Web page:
You have a set of existing customers. You don’t want to be complacent, you want to be proactive in engaging them, but you don’t want that effort to backfire.
A recent study coauthored by Lundquist College assistant professor of marketing Conor Henderson offers insights to managers to identify customer types for which engagement helps, hurts, or has mixed results. The research won the Marketing Science Institute's 2016 Best Paper award.
In their report, “Consequences of Customer Engagement: How Customer Engagement Alters the Effects of Habit-, Dependence-, and Relationship-Based Intrinsic Loyalty,” Henderson, along with coauthors Lena Steinhoff of Germany’s University of Paderborn and Rob Palmatier of the University of Washington, examine how customer engagement initiatives interact with different sources of customer loyalty.
Henderson said a major telecom services provider approached the researchers seeking information about how to proactively engage existing customers to both keep them happy and also mitigate potential future discord. In this case, the service provider randomly selected customers to receive two free months of service, but the results were not uniformly positive.
To understand its full impact, the firm needed to account for each customer’s existing sources of loyalty. The authors first defined three different customer types in terms of their perceived intrinsic loyalty to the service provider.
“We define intrinsic loyalty as a customer’s natural inclination to remain with their existing provider due to innate, deeply held psychological structures,” Henderson said. “We identify three sources of intrinsic loyalty from three types of information processing. First, habitual loyalty is a customer’s automatic proclivity to repeat past purchase behavior in response to consistency. Second, dependent loyalty refers to a customer’s reliance on a provider from a sense of immobility given a rational evaluation of the benefits, the alternatives, and the costs of switching to another provider. Third, relational loyalty entails a customer’s propensity to remain with a provider due to social-emotional bonds, such as trust. Intrinsically loyal customers exhibit behavioral loyalty due to people’s natural inclination towards stability, yet these same inclinations can lead to complacency and creates the problem customer engagement initiatives aim to address.”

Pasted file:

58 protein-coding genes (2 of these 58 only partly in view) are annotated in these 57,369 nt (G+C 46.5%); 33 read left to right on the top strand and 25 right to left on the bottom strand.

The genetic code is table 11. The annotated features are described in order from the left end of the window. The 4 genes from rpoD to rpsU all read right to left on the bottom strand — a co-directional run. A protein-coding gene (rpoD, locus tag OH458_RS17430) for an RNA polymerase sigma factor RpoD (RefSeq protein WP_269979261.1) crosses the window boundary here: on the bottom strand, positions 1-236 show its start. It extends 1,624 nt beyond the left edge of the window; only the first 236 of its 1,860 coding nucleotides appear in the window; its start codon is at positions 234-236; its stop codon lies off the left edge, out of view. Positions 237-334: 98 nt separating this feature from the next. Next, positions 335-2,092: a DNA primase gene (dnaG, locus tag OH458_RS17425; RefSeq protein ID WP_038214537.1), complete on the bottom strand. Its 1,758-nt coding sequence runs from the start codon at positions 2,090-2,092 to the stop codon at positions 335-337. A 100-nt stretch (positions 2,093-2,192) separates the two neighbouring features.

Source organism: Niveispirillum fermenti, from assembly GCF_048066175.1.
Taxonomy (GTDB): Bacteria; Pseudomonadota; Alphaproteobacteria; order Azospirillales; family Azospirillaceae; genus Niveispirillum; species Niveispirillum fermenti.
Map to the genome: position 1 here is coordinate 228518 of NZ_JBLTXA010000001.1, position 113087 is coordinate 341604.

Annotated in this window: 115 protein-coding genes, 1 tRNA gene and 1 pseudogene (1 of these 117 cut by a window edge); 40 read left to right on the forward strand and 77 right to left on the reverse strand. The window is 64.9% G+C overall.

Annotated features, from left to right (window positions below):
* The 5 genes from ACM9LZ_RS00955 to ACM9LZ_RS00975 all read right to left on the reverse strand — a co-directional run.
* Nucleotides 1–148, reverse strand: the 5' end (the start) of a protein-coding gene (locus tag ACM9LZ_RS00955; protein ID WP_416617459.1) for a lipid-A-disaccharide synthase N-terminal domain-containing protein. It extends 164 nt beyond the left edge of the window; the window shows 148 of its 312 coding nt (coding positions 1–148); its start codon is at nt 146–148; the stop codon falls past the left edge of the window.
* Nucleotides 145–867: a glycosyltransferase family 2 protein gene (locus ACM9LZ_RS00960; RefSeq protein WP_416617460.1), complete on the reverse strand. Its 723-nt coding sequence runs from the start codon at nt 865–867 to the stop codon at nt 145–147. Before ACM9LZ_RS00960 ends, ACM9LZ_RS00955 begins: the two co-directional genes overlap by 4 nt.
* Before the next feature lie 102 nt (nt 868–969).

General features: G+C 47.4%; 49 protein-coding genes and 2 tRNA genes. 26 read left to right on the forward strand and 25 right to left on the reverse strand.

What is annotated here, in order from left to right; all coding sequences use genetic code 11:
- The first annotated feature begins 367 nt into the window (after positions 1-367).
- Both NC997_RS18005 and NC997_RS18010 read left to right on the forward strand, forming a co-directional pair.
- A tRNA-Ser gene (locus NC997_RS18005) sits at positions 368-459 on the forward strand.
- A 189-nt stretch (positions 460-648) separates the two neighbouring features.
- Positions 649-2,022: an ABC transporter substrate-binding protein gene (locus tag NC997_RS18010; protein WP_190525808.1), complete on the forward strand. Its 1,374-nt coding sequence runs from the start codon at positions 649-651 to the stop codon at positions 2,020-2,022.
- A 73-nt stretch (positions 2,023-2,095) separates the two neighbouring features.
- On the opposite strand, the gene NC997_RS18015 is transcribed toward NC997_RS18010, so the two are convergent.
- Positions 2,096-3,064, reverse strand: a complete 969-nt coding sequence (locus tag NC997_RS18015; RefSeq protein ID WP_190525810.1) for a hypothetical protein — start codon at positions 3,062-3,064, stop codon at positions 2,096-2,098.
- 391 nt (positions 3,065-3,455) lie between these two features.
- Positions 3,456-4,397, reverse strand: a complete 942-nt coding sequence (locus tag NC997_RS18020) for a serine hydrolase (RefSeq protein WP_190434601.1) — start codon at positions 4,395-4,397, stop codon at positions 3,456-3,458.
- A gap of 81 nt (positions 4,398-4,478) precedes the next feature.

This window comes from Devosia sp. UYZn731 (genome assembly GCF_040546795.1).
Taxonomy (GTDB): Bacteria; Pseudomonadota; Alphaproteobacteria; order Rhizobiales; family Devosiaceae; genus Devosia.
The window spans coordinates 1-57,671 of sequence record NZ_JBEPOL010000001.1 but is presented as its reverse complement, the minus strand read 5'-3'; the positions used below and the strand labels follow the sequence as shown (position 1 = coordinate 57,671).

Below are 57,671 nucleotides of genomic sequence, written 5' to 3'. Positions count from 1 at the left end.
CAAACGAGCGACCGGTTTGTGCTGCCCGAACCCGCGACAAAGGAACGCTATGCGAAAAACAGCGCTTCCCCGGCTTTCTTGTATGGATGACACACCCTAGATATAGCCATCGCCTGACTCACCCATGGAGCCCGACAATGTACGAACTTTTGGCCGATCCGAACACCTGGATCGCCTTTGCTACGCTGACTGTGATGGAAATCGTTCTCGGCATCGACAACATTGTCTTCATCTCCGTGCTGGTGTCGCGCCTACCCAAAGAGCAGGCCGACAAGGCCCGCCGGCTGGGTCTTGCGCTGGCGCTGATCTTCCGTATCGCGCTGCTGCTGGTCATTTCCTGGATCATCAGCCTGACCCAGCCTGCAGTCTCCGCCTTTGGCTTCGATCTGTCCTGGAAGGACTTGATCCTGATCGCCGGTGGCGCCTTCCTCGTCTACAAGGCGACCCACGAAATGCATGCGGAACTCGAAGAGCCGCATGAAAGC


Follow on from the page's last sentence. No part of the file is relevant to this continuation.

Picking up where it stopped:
In the 2,000-customer experiment, the service provider gave half the customers two months of free service. Some longtime customers welcomed the benefit, seeing it as an affirmation of existing beliefs, and became even more likely to stick with the provider. However, newer customers who are still uncertain about the provider greeted the bonus with bigger and broader reactions ranging from excitement and gratitude to suspicion of insincere attempt to get them to re-up their contracts.
Henderson used a dating analogy to illustrate: “When you are with your partner for a long time, an unexpected bonus, such as flowers, is welcome because it plays into the existing narrative one has established,” he said. After all, people in love do nice things for each other. However, in a new relationship, the same gesture may seem over-the-top, to the point of feeling odd. “One may think, ‘Why did this person do this? We hardly know each other’ and become suspicious of the giver’s motives. In other words, the gesture can backfire.”
In this case, based on their experiment, the study authors found that customer engagement initiatives targeted to “loyalists” offered benefits with no offsetting penalty (with a 5.1 percent reduction in the rate of existing customers ending the relationship and no significant effect on customers expanding the relationship). In contrast, customers who are mainly bound by habit may be jolted by engagement initiatives, in this case suddenly paying attention to a bill they had formerly ignored, causing them to either expand their purchasing—in this case increasing by 1.9 percent, or causing them to reevaluate and cancel the service with the provider, which increased by a startling 3.3 percent.
In the case of the first group, the number of customers ending the service was reduced—a win for the telecom. The number of customers adding to their services didn’t expand or decrease—neutral news to the firm. However for the last group— the ones who were jolted into reevaluating the service—more canceled than expanded, so no engagement initiative at all would have been the better choice.
“This is valuable research for big companies,” Henderson said. “With hundreds of thousands of customers, an increase in defection or expansion from let’s say 1 percent to 1.6 percent is significant.”
Read the Complete Study